Articles tagged "TELLING TALES"

#thrillerthursday (08/24/17)

Telling Tales by Ann Cleeves

“Cleeves’ taut, atmospheric thriller will keep readers guessing until the last page…Chilling.” —Publishers Weekly, starred review

“Cleeves offers up evocative settings and flawed characters with depth, making her mysteries wonderfully addictive. Her latest is no exception.”–Library Journal, starred review

“A nice mixture, in the British tradition, of social comedy and detective work. More Vera, please.”–Booklist, starred review

Shattered by Allison Brennan

“This well-executed series crossover works as a stand-alone or a series entry, with Brennan displaying the strengths of Max and Lucy while adding insights about both and hints as to their futures. A must for fans of both series.”–Booklist

“Psychologically complex characters and well-established stakes pave the way for a heart-pounding conclusion, which satisfies while setting the scene for Max’s next mystery.”–Publishers Weekly

Fast Falls the Night by Julia Keller

“Keller’s series featuring Bell Elkins is remarkable for its humanity and its fully realized characters, Bell foremost among them… Keller’s finely honed prose and emotional depth mark this series as exceptional in the world of crime fiction.”–Booklist, starred review

“This outstanding taut, mystery presents an important social issue with compassion and great humanity.”–Library Journal, starred review

The Other Girl by Erica Spindler

“Superlative…Multidimensional characters with a plethora of hidden agendas help drive the riveting plot to its explosive conclusion.”–Publishers Weekly, starred review

The Saboteur by Andrew Gross

“From its opening pages, Gross’s novel grips readers as they follow the tough-minded and persistent Nordstrum every step of the way. VERDICT Highly recommended for thriller fans as well as lovers of historical fiction based on true events.”–Library Journal, starred review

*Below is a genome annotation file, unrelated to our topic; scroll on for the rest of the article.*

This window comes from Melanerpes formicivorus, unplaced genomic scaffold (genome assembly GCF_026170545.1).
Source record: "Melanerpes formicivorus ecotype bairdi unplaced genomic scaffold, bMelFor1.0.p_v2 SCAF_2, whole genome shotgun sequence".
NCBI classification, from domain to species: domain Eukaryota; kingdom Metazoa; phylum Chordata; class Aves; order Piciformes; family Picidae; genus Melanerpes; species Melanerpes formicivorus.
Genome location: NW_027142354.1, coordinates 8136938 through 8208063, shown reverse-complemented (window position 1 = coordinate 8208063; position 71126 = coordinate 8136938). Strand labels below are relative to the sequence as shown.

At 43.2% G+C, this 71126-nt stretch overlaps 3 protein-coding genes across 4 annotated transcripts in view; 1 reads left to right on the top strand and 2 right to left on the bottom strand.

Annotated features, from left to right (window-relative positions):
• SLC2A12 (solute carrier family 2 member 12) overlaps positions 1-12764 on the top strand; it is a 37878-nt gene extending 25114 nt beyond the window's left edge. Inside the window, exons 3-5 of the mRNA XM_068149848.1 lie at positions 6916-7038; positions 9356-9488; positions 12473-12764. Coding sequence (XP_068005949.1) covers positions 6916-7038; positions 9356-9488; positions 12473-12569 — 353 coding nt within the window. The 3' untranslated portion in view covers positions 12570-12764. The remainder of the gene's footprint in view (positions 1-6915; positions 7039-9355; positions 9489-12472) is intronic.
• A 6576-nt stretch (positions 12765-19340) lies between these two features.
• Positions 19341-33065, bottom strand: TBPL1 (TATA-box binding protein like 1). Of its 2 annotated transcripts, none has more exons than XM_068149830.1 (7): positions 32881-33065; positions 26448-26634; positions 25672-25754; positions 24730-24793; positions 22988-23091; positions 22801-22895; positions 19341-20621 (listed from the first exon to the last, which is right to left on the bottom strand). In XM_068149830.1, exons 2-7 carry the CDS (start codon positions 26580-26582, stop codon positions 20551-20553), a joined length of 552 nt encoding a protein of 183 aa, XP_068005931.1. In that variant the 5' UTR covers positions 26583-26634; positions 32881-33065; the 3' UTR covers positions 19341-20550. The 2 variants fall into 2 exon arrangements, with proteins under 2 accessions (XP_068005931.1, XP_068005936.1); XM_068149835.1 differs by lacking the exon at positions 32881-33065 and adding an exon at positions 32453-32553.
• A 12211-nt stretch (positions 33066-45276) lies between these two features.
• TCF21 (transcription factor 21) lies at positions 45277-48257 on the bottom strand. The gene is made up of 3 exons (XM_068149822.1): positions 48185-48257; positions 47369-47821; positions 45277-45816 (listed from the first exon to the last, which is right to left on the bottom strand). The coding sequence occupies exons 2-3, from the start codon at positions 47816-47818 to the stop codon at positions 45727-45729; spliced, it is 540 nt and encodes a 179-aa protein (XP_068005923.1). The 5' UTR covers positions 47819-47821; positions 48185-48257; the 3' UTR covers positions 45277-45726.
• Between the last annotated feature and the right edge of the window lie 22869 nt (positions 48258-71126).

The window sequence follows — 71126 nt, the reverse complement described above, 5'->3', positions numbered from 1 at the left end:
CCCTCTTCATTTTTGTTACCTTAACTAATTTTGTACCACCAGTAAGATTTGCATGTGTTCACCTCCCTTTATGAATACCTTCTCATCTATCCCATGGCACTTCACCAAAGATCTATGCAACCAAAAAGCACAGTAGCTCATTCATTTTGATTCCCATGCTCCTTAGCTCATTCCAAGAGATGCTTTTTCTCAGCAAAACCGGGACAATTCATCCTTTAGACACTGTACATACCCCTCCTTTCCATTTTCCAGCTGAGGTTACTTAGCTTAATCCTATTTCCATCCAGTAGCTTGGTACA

All Things Ann Cleeves! (And a Free Murder Mystery Game)

Friends, we can’t get enough of Ann Cleeves. The prolific mystery author of the Vera Stanhope and Shetland Island series is being awarded the Crime Writers’ Association (CWA) Diamond Dagger, which is the highest honor in British Crime Writing!

Did you also know that in 2016, Ann was appointed as a National Libraries Day ambassador, an annual celebration that highlights the importance of libraries and the vitally important public services they provide both to individuals and their communities? She also set up reading groups in prisons as part of the Inside Books project. Don’t forget the Vera TV series starring actress Brenda Blethyn is available through Hulu, Amazon, iTunes, Google Play, and Acorn TV, too!

AnnCleeves_MysteryPack.inddTo celebrate the forthcoming publication of COLD EARTH (book #7 in the Shetland Island series, on sale 4/18), Ann has developed a murder mystery game for libraries and booksellers, based around a traditional Shetland Sunday tea!

The script is designed to be read by four actors, and directions on how to stage the event are also included. Plus, Minotaur Books will provide three Ann Cleeves Shetland series books to use as a prize when you host your murder mystery game!

Click here to download the murder mystery game PDF and email Martin Quinn for more information about book prizes.

Ann also answered some questions for us about COLD EARTH:

Please share some of your creative process. What research do you typically do for your Shetland books, and what research went into COLD EARTH? How was the creative process different with COLD EARTH than with the previous books?

My research certainly isn’t hard work! I visit the islands, sit in my friends’ kitchens, drink tea and gossip. I listen to their preoccupations. COLD EARTH started with the title, which is unusual for me. Often that’s the very last thing to arrive. This quartet is based around the elements: DEAD WATER, THIN AIR and now COLD EARTH. Earth made me think about the burial service: ‘Earth to earth, dust to dust.’ So, the story starts with a funeral. In 2003 there was a serious landslide that cut the island in two. More earth. It just missed a small croft house. I used that as a dramatic opening to the novel. It set the theme of secrets buried and uncovered. readmoreremove

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